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Urban Rio, Panama's First Affordable Green Container Project

Urban Rio

UPDATE 3/16/09Urban Core International has gone dark.  The website was shut down.  If you have any concerns, feel free to contact us

Aaron Newman, founder and managing partner of Urban Core International, sent me the details of his latest project, Urban Rio.  Specifically, Urban Rio is a product of Urban Core's prefab and container division called Envision Prefab.  It's easy on the eyes, to say the least, and just so happens to be the first sustainable, affordable, container project in Panama. 

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The Kalahari, Affordable Green Luxury Living

Kalahari

There’s an interesting article in the November issue of Inc. Magazine about Full Spectrum NY and their low-income, green development, The Kalahari.  Located at 116th Street in Harlem, Kalahari has an interesting design — it’s actually inspired by designs of the Ndebele tribes of southern Africa.  The building is currently under construction and is aiming for LEED Silver certification; some of the green technology used in this building include wind and solar power, low-flow water fixtures, energy-efficient appliances, vegetated green roofing, and bamboo floors.  About half of the 249 units are set aside for families earning in the $56,000 per year range.  The article goes on to explain how successful Full Spectrum NY has been developing in the low-income, green housing niche.  Very cool.

Kohl's to Build LEED Stores Starting in 2008

Kohls

Hot on the heels of a growing bundle of green retailers comes news of Kohl’s future plans for new construction.  Starting in 2008, newly constructed retail stores will be built to LEED certification.  Currently, Kohl’s has plans for about 80 new stores and the changes will include adding more insulation, using recycled or reusable building materials, ensuring that materials are locally supplied, and controlling lights, heat, and cooling from central headquarters to prevent excess energy consumption.  Twenty-two stores in California will use solar power to supply roughly 40% of their energy needs, and three stores in Wisconsin will use solar to power about 20% of their energy needs. 

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Dwelling Dock, Integrating Sustainability and Living

Dwelling Dock

Matt Allert took second place in the Cascadia Region GBC‘s Emerging Green Builders Natural Talent Design Competition this year with his idea, the Dwelling Dock [pdf].  The Dwelling Dock is premised on the idea that sustainability should begin with the most basic building block of our communities: the dwelling.  It’s an attempt to fully integrate the infrastructure of the housing unit with the environment.  Although purely in concept stage, the Dwelling Dock would be prefabricated, and would include all the accoutrements we’ve come to expect in green homes:  pervious paving, recycled materials, living roof, water collection, and photovoltaic panels.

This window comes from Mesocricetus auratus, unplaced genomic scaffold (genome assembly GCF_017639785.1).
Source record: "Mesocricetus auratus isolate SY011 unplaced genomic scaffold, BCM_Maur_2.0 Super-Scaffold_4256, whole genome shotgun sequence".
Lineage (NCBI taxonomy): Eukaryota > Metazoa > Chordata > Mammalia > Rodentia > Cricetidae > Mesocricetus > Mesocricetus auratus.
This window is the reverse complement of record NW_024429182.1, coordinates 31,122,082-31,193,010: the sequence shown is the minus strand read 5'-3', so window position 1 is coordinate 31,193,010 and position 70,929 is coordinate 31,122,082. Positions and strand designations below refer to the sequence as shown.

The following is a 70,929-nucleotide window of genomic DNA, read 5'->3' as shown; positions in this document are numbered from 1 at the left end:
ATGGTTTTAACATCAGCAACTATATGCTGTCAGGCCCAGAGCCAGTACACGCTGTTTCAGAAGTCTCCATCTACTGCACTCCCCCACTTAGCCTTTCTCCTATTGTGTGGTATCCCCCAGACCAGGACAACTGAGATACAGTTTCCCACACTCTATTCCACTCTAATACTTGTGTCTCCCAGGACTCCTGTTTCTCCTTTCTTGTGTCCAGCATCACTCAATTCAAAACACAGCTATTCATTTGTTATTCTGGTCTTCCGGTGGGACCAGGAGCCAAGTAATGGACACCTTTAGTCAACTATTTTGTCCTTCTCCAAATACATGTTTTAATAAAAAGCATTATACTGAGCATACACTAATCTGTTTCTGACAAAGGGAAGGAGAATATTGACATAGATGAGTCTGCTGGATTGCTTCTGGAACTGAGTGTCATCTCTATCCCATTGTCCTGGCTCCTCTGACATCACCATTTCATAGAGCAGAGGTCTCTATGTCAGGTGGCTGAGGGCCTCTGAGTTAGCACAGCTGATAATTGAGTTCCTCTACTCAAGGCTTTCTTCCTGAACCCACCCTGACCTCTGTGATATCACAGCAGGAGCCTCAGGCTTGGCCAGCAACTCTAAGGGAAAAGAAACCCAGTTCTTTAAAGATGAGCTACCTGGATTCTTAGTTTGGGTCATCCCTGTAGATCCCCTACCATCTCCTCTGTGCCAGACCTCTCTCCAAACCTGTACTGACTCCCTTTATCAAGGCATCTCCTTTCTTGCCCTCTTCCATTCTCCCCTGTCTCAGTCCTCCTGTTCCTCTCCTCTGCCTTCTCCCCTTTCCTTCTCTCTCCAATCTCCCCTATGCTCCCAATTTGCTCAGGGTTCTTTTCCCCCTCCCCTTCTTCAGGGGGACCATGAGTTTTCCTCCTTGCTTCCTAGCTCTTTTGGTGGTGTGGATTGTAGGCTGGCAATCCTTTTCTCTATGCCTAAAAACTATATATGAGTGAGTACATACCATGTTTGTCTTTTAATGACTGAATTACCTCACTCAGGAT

Allert’s goals for the Dwelling Dock project include some of the following: (1) collect rainwater for re-use, (2) produce energy on-site, (3) minimize site disturbance and preserve existing site resources, (4) use local materials, and (5) integrate sustainable design with recycled, low-VOC materials.  And I’ve got to admit, I really like the design elements.  Butterfly living roof.  3-level living.  A healthy mixture of privacy and transparency.  Would you live in one?

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Extreme Recycling in the Big Dig House

Bigdighouse

The Big Dig House by Single Speed Design is a testament to recycling.  More than 600,000 pounds of material were recovered from the massive Boston transit project known as the Big Dig and were reused to make this 3,400 square foot house.  Temporary road sections (formerly used as access ramps for a bridge), support beams that shored up a slurry wall, and other pieces were saved from being sent to a landfill and instead became the bones of this unique home.

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Graham & Brown Recycled, Renewable Wallpaper

Geometric Grahambrown

Graham & Brown, the well-known 60 year-old wallpaper company, now claims that, "about 50% of an average roll of our wallpaper is made from renewable resources."  Their claim is backed by the FSC logo, which appears on all Graham & Brown wallpaper.  Now, that isn’t really a staunch enough commitment for me, but in the wallpaper world, Graham & Brown is one of the only companies making any real effort towards "greening" themselves.  Some of their other environmental policies are more impressive.  For example, they run a Waste-to-Energy Plant, which means they use their pollution to create more energy on-site instead of releasing into the environment.  They also use recycled rainwater, have special drainage systems to reduce runoff, and use non-acidic inks and coatings, which are more eco-friendly than conventional methods. 

I have never been much of a fan of wallpaper: it’s a pain to put up, it’s a pain to take down, and the patterns were traditionally dowdy and drab.  But, in the new wave of retro-modern, bright, and bold patterns, I have become a convert. 

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